The Diversity Of Fauna In The Vadu Area

 Greek tortoise in Dobruja (Testudo graeca ibera) (CONSTANTA COUNTY), PART OF THE DANUBE DELTA BIOSPHERE RESERVE The many and diverse species of animals and plants seen in the Danube Delta, many of which have a high scientific, ecological and esthetical value; the patchwork of water and land ecosystems, as well as the extremely beautiful scenery are some of the reasons that led to the constitution of one of the most important natural reserves in the world – the Danube Delta Biosphere Reserve (DDBR). It includes some strictly protected areas, with a high degree of biological diversity and unspoiled landscapes, buffer areas, with biological and ecological features and economic areas, consisting of human settlements. Vadu area, in the southern extremity of DDBR, stands out as one of the more important areas, especially when the diversity of the fauna is taken into consideration. It includes an economic area and the buffer area for the strictly protected area of Grindul Chituc (Chituc Spit), in order to limit the impact of human activities on this area. The main access route to this area is by the DJ 226 (county road 226), from Corbu to the village of Vadu, about 8 km away. From Vadu, one may opt or one of the following two choices: - either take the road going down from the center of the village, go round the ruins of the decanting station, and go all the way to the end of the asphalted road, then continue on sand paths up to the shore of the Black Sea; - or, go down a narrow street in the northern part of the village, which leads to the Vadu forest near the village and then to the bank of Lake Sinoe. The main types of ecosystems in the area consist of small lakes with a low water exchange rate, partially covered with floating vegetation, artificial basins called "buhaz" used for decanting residues from the oil industry, floodable low areas with fixed hydrophilic vegetation (reed plots and reed banks), pastures on low marine spits and unstable littoral pastures. The Vadu area is particularly important for the migration and hibernation of many species of birds (the salinity makes the waters in this area freeze at lower temperatures) and for the representative landscapes of the Chituc Spit buffer area. This is where a large number of species and birds gather periodically. Besides nesting species, the area is also frequented by a great number of species that stop here temporarily during their spring and autumn migration, or as winter guests. The area has a high degree of conservation, since it has optimum ecological features for water plants and the animal species of the area: it provides areas for nesting, feeding, passage and hibernation. The ecological value is also emphasized by the recent descriptions of new taxa for Romania's fauna (especially birds). The diversity of fauna, especially birds, in the Vadu area, is also due to its positioning near the southern extremity of Lake Sinoe and its proximity to one of the main bird migration routes. We shall only mention the groups of animals that are of greater interest for tourists: fish, reptiles, birds and mammals. The Vadu area, as an integral part of the Razim-Sinoe lagoon system, but also of the Black Sea shore, is rich in freshwater and saltwater fish, and many of the species are also important for sport fishing: carp (Cyprinus carpio), silver crucian or gibel carp (Carassius auratus gibelio), sheatfish (Silurus glanis), perch (Perca fluviatilis), zander (Sander lucioperca), rapacious carp (Aspius aspius), vimba (Vimba vimba), redeye (Scardinius erythrophtalmus), roaches (Rutilus rutilus), goby (Gobius sp.), mullet (Mugil sp.), sand sole (Pegusa lascaris), European flounder (Platichthys flesus luscus), horse mackerel (Trachurus mediterraneus ponticus). The area is also home to valuable species of reptiles and amphibians, such as: the European pond terrapin (Emys orbicularis), spur-thighed Greek tortoise (Testudo graeca ibera), sand lizard (Lacerta agilis), steppe runner (Eremias arguta), grass snake (Natrix natrix), dice snake (Natrix tessellata), smooth newt (Triturus vulgaris), and many others. Those who enjoy bird-watching may observe a large number of species of birds, especially many Charadriiformes and limicolous birds that use the saltwater areas for nesting and the temporary ponds for feeding, as well as valuable species of: Ardeidae, Anatidae, Rallidae, divers, corncrakes, passerines, and diurnal birds of prey. Bird lovers may consider themselves lucky if they have a chance to watch some of the species that render the Vadu area particularly valuable due to their rarity: Temminck's stint (Calidris temminckii), broad-billed sandpiper (Limicola falcinellus), parasitic jaeger (Stercorarius parasiticus), red-necked Phalarope (Phalaropus lobatus), collared pratincole (Glareola pratincola), golden plover (Pluvialis apricaria), grey plover (Pluvialis squatarola), ruddy sheldrake (Tadorna ferruginea), Sheldrake (Tadorna tadorna), Dalmatian pelican (Pelecanus crispus), red-crested pochard (Netta ruffian), ferruginous duck (Aythia nyroca), Mediterranean gull (Larus melanocephalus), gull-billed tern (Gelochelidon nilotica). Mammals are represented by quite a few species that do not account for large populations in the area: brown hare (Lepus europaeus), the European badger (Meles meles), wild boar (Sus scrofa), roe deer (Capreolus capreolus), insectivores such as the lesser white-toothed shrew (Crocidura suaveolens), Southern white-breasted hedgehog (Erinaceus concolor) and horseshoe bats (Rhinolophus sp. and Myotis sp.). The diverse and rich trophic resources attract a significant number of predators, such as: least weasel (Mustela nivalis), European polecat (Mustela putorius), steppe polecats (Mustela eversmani), raccoon dog (Nyctereutes procynoides), European otter (Lutra lutra), fox (Vulpes vulpes). Rodents are somewhat better represented, especially mice and rats: wood mouse (Apodemus sylvaticus), field vole (Microtus agrestis), common vole (Microtus arvalis), house mouse (Mus musculus). In the pasture area stretching between Vadu forest and the end of Lake Sinoe there is a significant population of European ground squirrels (Spermophilus citellus), a protected species throughout Europe. Dolphins, the intelligent aquatic mammals, are usually present around the Black Sea shore near Vadu area; groups of individuals belonging to Delphinus delphis and Tursiops truncatus species can be seen looking for food near the shore. The most recently observed species of fauna is the golden jackal (Canis aureus), whose population is expanding rapidly in the southern part of DDBR, while the howls of the packs are frequently heard in the area. The Vadu area is poor in natural resources, as most of them are used by the local population, especially through fishing and grazing. The southernmost point of Chituc Spit, towards the former Mouth of Buhaz, is very much affected by the human presence. Thus, grazing is the main activity with a negative influence on the stability of birds that nest in the area. The former factory used to extract rare metals, whose ruins are to be found at the edge of the village, the support pillars for a conveyor belt lined along the road which was especially asphalted for the use of the factory, as well as the presence of garbage dumps placed at both exits from the village, towards the forest and Lake Sinoe, and the artificial basins have a negative impact on the local landscape. The alteration of the ground-water table had a major impact on local ecosystems, due to the drainage works in the area, leading to an increase in the volume of fresh water and, implicitly, to a substantial reduction of the salinity degree in the water of Lake Sinoe and temporary ponds in the area. The practice of uncontrolled tourism affects all animal species, especially birds. During the summer, large numbers of tourists pass through the area on their way to the beach or the fish collecting point. Consequently, human pressure on the fauna and the biotopes in the area is quite significant, and it should not be neglected. The presence of many species of cynegetic interest leads to the rise of another sporting activity, namely that of hunting. When practiced, hunting most disturbs the species of birds that feed in the artificial basins and at the end of Lake Sinoe. Research carried out over the years, field work and discussions with the locals support the conviction that Vadu area and its surroundings deserve greater attention from the part of wildlife lovers, as the area may still have some fauna surprises in store. Yet, for reasons of protection, we have to mention that it is not advisable to arrange for trips in the area during the birds' nesting period, as access in the strictly protected area of Chituc Spit and its buffer area (Vadu area) is strictly forbidden to tourists. Viorel Cuzic, Mariana Cuzic, Cristina Dinu Danube Delta Eco-Tourist Museum CenterInstitute for Eco-Museal Research, Tulcea Translated by Daniela Oancea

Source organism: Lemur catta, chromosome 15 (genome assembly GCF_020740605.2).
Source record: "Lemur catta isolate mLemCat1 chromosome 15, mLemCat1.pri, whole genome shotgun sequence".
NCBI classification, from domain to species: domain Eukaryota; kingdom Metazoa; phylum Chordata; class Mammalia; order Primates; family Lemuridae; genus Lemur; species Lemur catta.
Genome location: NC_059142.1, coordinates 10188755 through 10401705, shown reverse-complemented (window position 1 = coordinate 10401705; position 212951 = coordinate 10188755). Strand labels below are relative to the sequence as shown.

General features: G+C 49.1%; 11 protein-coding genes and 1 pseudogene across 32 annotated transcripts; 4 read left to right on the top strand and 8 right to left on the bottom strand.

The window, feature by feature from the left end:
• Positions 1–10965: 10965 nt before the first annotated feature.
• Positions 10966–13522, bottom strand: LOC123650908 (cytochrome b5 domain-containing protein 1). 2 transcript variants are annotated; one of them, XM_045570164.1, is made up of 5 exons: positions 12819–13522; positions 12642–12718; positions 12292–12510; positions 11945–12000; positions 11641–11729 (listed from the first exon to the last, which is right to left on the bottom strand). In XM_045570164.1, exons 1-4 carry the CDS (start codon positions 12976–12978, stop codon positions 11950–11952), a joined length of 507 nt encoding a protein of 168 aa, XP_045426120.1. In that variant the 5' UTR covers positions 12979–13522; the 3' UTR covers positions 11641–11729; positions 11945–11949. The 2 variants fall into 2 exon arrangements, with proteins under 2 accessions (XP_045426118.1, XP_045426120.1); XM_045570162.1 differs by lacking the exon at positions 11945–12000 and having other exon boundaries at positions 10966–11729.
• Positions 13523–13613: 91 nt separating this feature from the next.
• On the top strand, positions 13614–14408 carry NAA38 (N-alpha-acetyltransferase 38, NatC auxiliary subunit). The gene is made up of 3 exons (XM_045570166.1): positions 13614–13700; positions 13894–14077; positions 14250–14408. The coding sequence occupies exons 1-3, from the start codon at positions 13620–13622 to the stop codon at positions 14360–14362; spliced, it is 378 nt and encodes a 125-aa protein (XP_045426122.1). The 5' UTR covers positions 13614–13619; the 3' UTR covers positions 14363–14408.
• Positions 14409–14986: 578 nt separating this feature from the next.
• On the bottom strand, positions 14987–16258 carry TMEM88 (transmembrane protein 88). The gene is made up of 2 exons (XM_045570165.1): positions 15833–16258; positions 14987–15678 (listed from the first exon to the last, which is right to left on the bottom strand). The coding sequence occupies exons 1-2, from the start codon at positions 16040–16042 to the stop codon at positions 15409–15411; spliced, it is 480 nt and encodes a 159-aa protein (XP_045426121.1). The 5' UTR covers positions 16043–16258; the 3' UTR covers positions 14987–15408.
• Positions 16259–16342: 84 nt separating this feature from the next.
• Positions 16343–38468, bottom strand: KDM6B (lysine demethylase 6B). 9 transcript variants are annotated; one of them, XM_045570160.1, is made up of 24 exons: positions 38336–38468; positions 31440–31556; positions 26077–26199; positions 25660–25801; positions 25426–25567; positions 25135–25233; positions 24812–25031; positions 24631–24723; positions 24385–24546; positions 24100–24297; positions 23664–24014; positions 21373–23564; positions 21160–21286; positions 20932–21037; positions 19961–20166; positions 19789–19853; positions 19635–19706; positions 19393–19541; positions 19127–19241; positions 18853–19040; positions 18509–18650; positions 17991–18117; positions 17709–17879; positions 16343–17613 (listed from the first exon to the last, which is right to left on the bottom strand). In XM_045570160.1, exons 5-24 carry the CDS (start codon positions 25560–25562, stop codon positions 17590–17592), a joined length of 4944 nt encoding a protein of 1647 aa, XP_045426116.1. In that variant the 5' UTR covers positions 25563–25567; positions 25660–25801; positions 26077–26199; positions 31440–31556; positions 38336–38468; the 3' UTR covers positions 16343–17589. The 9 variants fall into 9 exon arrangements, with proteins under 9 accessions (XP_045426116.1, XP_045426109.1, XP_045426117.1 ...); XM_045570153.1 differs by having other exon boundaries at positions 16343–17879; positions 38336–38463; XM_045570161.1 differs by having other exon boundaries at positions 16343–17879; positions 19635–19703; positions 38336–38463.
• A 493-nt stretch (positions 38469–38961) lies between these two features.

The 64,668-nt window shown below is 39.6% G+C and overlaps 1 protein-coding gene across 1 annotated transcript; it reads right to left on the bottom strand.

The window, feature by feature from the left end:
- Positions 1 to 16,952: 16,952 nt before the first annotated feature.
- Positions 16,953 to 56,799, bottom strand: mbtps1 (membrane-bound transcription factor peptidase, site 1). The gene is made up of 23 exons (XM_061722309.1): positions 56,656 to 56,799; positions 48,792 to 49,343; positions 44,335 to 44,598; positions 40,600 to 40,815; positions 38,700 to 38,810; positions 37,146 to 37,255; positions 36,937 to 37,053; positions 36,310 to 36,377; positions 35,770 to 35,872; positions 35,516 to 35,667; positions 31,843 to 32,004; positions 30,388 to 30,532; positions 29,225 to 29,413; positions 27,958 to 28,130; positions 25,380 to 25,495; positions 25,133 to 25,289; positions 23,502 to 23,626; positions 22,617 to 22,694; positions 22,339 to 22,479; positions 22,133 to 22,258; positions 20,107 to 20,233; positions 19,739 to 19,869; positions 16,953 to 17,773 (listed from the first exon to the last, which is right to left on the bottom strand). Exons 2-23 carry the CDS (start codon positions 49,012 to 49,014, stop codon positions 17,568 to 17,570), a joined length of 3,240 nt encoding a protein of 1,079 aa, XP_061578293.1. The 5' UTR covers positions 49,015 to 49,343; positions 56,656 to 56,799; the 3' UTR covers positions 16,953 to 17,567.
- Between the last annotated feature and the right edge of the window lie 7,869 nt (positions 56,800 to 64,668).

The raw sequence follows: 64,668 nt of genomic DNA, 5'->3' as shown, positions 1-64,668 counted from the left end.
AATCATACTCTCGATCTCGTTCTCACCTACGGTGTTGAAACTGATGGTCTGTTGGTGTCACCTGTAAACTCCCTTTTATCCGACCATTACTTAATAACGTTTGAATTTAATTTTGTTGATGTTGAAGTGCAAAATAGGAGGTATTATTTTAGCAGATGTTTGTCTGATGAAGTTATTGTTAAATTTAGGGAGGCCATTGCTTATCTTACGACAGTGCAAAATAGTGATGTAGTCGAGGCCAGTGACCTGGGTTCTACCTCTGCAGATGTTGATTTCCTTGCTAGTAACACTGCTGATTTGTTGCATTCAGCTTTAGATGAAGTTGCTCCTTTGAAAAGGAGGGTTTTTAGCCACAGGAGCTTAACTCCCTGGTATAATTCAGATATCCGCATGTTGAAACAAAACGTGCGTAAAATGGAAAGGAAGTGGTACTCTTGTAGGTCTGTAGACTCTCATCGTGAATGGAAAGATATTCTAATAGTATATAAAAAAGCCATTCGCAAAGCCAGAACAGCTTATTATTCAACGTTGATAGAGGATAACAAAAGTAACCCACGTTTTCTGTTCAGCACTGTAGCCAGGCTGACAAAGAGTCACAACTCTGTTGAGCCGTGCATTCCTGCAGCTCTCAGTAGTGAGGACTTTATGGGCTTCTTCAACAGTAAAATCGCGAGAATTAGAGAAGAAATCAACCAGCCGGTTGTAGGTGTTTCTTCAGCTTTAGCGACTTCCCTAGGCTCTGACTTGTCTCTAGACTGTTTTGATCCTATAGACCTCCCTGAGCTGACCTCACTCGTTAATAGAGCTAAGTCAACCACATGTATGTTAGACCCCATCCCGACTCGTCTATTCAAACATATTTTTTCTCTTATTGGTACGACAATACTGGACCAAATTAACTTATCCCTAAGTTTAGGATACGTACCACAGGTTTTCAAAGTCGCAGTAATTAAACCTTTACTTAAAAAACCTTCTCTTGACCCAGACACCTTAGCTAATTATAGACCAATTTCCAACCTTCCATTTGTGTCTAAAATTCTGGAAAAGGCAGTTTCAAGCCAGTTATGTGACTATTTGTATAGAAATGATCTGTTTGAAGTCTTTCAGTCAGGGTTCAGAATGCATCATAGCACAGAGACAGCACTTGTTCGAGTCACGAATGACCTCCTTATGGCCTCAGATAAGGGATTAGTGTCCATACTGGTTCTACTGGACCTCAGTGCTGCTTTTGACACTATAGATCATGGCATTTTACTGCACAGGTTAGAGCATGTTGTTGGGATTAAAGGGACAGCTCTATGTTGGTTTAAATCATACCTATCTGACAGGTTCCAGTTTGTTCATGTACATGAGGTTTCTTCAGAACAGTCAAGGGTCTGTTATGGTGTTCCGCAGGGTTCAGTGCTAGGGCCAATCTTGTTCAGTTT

by Cristina Dinu; Viorel Cuzic; Mariana Cuzic